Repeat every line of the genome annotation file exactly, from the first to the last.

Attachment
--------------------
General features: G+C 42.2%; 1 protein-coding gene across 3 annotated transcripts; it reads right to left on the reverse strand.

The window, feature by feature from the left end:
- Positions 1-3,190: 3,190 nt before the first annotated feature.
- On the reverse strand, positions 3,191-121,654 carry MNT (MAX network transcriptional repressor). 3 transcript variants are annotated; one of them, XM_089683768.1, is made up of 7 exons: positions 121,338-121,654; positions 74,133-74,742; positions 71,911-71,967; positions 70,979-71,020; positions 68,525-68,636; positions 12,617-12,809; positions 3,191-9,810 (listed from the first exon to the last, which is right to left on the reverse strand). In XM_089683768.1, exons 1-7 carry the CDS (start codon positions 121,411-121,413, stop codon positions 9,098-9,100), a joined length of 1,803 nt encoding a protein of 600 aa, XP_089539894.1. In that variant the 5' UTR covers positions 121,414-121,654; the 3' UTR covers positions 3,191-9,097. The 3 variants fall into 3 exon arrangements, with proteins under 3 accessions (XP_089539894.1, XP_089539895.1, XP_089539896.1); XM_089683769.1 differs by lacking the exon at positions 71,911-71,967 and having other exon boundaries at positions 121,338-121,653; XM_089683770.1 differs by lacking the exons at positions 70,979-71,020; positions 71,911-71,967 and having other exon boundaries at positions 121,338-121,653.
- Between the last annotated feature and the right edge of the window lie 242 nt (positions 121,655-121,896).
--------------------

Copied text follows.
General features: G+C 42.2%; 1 protein-coding gene across 3 annotated transcripts; it reads right to left on the reverse strand.

The window, feature by feature from the left end:
- Positions 1-3,190: 3,190 nt before the first annotated feature.
- On the reverse strand, positions 3,191-121,654 carry MNT (MAX network transcriptional repressor). 3 transcript variants are annotated; one of them, XM_089683768.1, is made up of 7 exons: positions 121,338-121,654; positions 74,133-74,742; positions 71,911-71,967; positions 70,979-71,020; positions 68,525-68,636; positions 12,617-12,809; positions 3,191-9,810 (listed from the first exon to the last, which is right to left on the reverse strand). In XM_089683768.1, exons 1-7 carry the CDS (start codon positions 121,411-121,413, stop codon positions 9,098-9,100), a joined length of 1,803 nt encoding a protein of 600 aa, XP_089539894.1. In that variant the 5' UTR covers positions 121,414-121,654; the 3' UTR covers positions 3,191-9,097. The 3 variants fall into 3 exon arrangements, with proteins under 3 accessions (XP_089539894.1, XP_089539895.1, XP_089539896.1); XM_089683769.1 differs by lacking the exon at positions 71,911-71,967 and having other exon boundaries at positions 121,338-121,653; XM_089683770.1 differs by lacking the exons at positions 70,979-71,020; positions 71,911-71,967 and having other exon boundaries at positions 121,338-121,653.
- Between the last annotated feature and the right edge of the window lie 242 nt (positions 121,655-121,896).